Thursday, June 04, 2009

Back on Message

Another 1 of Sasha's unbelievable images! Click on it!

Thank you Underwater Thrills!

The discussion about what was intended as a post about Shark diving media, how we, the operators must act as stewards and gate keepers and how we miserably failed to do so in Fiji got derailed and quickly morphed into a petty mud slinging contest.

Not that I'm surprised: the Shark universe is populated by uniquely abrasive and strong personalities and in the present case, it was all too easy to interpret it as the attempt by one operator to rubbish his direct competitor.
Like in many other locations, there is a long history in which they are the "pioneers" and we, the "wannabees and interlopers" who "mooched" from them. The whole story is of course much more nuanced (and ugly) but the end result is that we often behave like squabbling children despite of our resolve not to debase ourselves by engaging in petty brawls in the gutter. Not something anybody wants to get embroiled in, not something anybody can be proud of and something I've sworn to try and avoid. Yes, the learning curve has been pretty flat - but there has been progress and this, too, will blow over as always.

Alas, it is the pure mechanics of the present event that have led to this unfortunate situation.
Our focus had been to prevent Gurney from ever entering the country and we had concentrated on talking to the relevant authorities and associations and then, to the liveaboard they had contacted. We were actually very confident that they would heed our warning and agree that we had to put a stop to the shenanigans and were thus completely unprepared and quite frankly shocked when it then ended up playing out as it did. And angry!

In that context, I'm particularly thankful to Patric for having reverted the discussion to its core message: the despicable anti-Shark rubbish producers like Gurney pitch and Discovery fund and then air, and the role we the operators, other enablers and the filming industry can, and need to play in order to prevent it from happening in the future.

I was happy to hear that several well-meaning, intelligent and passionate people out there are already working on various tangible initiatives aimed at reaching that goal.
I cannot really talk about it, the more as I don't know the details - but my hunch is that it involves coming up with better programs but also, coaching and empowering the operators.

Regardless of the end result (it won't be easy, it never is), that in itself is progress.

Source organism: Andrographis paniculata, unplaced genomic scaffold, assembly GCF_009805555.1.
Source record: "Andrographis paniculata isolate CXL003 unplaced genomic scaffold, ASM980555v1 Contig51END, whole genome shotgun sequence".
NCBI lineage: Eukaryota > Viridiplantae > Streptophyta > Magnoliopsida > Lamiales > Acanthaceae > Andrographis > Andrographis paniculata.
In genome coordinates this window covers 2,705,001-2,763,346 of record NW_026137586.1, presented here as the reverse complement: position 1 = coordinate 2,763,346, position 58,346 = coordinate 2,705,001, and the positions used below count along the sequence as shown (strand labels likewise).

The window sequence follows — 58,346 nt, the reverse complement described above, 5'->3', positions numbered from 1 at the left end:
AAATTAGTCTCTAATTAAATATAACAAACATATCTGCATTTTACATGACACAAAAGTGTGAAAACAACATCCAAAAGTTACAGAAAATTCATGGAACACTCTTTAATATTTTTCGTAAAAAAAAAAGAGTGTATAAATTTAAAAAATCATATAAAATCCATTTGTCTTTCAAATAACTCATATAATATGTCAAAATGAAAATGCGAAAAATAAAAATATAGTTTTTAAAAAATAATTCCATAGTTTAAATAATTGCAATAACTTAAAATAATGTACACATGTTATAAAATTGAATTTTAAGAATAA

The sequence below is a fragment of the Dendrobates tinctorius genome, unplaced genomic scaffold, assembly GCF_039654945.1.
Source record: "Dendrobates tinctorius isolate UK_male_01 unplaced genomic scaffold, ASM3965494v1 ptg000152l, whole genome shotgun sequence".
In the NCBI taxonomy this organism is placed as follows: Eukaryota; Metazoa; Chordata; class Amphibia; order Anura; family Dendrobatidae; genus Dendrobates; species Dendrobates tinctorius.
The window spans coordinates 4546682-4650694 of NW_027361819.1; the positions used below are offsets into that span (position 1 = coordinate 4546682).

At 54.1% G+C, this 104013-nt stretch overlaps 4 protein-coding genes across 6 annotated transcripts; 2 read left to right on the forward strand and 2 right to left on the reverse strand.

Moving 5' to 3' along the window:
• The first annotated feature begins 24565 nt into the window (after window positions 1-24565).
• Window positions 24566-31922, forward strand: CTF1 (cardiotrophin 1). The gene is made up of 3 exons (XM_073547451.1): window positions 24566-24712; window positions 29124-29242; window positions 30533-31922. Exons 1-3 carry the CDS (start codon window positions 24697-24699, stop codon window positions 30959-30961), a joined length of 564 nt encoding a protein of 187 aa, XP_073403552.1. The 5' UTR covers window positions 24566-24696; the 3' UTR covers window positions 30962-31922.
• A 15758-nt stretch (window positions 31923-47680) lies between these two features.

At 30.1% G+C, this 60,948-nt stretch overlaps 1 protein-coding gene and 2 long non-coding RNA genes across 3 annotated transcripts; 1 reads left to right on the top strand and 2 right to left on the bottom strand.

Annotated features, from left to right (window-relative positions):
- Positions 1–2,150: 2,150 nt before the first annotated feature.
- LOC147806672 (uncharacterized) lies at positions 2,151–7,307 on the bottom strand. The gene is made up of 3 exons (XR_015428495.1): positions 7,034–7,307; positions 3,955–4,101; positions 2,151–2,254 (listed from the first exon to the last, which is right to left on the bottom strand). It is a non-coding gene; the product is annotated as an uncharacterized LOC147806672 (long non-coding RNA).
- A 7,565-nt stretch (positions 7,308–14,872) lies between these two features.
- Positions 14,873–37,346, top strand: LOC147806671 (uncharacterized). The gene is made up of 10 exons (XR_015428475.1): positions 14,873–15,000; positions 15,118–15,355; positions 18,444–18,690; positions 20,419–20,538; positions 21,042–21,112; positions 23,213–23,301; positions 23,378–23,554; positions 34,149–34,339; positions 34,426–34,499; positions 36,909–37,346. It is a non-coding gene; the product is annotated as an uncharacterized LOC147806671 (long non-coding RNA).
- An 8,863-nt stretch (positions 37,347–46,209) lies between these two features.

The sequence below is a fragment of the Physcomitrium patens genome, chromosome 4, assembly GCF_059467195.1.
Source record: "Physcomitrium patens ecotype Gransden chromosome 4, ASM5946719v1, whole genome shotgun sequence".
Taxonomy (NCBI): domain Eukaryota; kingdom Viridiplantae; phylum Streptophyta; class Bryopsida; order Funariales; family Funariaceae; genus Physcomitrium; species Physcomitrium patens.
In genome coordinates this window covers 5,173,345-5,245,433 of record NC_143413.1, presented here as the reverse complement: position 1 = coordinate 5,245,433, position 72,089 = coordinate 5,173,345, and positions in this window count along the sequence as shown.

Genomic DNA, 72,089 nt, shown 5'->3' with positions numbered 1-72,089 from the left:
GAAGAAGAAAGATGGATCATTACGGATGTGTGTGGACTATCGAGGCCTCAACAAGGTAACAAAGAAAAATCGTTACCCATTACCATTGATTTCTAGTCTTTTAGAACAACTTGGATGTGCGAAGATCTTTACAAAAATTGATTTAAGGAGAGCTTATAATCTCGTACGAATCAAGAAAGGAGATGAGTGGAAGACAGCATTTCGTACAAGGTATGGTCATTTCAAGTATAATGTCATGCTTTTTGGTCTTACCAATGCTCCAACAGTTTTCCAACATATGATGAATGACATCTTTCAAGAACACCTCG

And if our rants have made a useful contribution to that discussion, we are quite happy to weather any resulting backlash - as there undoubtedly will be.

Shark diving is evolving at a staggering pace and this is but one small step in that process.
Yes there have been quite a few setbacks but overall, the direction is clear: as an Industry, we need to assume responsibility for protecting the Oceans we love and from which we derive our sustenance.

The big Gorilla in the room is of course the seemingly insatiable appetite for Shark fins and the resulting slaughter of Sharks. I've blogged about it before, the likely solution will have to be some sort of a compromise.

But we're just to small for tackling the Gorilla.
Our personal contribution to finding solutions consists in trying to help change perceptions - and trying to have the media depict a more positive image of Sharks is part of that effort.
We also believe in promoting small-scale Conservation that will help preserve and regenerate stocks until bigger and better funded NGOs and Governments agree to put in place better, comprehensive and Conservation-oriented legislation. Luckily for us, Fiji has already firmly embarked on that route.
Thirdly, we believe in sponsoring research that will provide the data required for that process.
And finally, we believe that we need to involve the local stakeholders and the Country that hosts us as this is the only way we will be able to achieve sustainable and enduring results.

This would be us - others have different priorities and aims.
Good to be back on message.

No comments: